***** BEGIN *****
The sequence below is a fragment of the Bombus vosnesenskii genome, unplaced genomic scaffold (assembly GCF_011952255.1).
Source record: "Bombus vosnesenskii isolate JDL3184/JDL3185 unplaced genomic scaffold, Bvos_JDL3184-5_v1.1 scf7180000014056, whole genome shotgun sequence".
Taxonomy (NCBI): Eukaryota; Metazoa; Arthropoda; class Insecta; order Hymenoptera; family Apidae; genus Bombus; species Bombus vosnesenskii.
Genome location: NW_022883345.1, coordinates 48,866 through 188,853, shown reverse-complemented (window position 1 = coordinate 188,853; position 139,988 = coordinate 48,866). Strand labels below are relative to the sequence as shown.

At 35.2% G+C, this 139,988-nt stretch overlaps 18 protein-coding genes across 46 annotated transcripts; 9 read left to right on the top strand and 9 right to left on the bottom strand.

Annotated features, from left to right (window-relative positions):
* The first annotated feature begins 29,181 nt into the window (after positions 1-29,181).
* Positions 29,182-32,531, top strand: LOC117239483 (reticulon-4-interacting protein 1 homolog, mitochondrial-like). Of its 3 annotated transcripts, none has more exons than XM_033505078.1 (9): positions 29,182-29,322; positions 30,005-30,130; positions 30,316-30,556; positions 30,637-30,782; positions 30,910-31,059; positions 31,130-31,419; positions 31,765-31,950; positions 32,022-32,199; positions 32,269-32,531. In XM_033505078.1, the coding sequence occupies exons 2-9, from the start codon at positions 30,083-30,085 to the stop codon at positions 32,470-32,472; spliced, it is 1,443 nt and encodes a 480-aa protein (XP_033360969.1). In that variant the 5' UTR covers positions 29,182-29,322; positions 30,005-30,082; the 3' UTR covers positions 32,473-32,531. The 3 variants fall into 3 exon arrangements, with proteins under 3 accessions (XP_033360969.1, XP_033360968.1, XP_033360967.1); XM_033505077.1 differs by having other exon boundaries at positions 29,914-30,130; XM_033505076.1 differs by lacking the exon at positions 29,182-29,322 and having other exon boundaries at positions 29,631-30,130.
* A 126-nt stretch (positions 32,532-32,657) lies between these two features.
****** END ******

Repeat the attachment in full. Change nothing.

The sequence below is a fragment of the Bombus vosnesenskii genome, unplaced genomic scaffold (assembly GCF_011952255.1).
Source record: "Bombus vosnesenskii isolate JDL3184/JDL3185 unplaced genomic scaffold, Bvos_JDL3184-5_v1.1 scf7180000014056, whole genome shotgun sequence".
Taxonomy (NCBI): Eukaryota; Metazoa; Arthropoda; class Insecta; order Hymenoptera; family Apidae; genus Bombus; species Bombus vosnesenskii.
Genome location: NW_022883345.1, coordinates 48,866 through 188,853, shown reverse-complemented (window position 1 = coordinate 188,853; position 139,988 = coordinate 48,866). Strand labels below are relative to the sequence as shown.

At 35.2% G+C, this 139,988-nt stretch overlaps 18 protein-coding genes across 46 annotated transcripts; 9 read left to right on the top strand and 9 right to left on the bottom strand.

Annotated features, from left to right (window-relative positions):
* The first annotated feature begins 29,181 nt into the window (after positions 1-29,181).
* Positions 29,182-32,531, top strand: LOC117239483 (reticulon-4-interacting protein 1 homolog, mitochondrial-like). Of its 3 annotated transcripts, none has more exons than XM_033505078.1 (9): positions 29,182-29,322; positions 30,005-30,130; positions 30,316-30,556; positions 30,637-30,782; positions 30,910-31,059; positions 31,130-31,419; positions 31,765-31,950; positions 32,022-32,199; positions 32,269-32,531. In XM_033505078.1, the coding sequence occupies exons 2-9, from the start codon at positions 30,083-30,085 to the stop codon at positions 32,470-32,472; spliced, it is 1,443 nt and encodes a 480-aa protein (XP_033360969.1). In that variant the 5' UTR covers positions 29,182-29,322; positions 30,005-30,082; the 3' UTR covers positions 32,473-32,531. The 3 variants fall into 3 exon arrangements, with proteins under 3 accessions (XP_033360969.1, XP_033360968.1, XP_033360967.1); XM_033505077.1 differs by having other exon boundaries at positions 29,914-30,130; XM_033505076.1 differs by lacking the exon at positions 29,182-29,322 and having other exon boundaries at positions 29,631-30,130.
* A 126-nt stretch (positions 32,532-32,657) lies between these two features.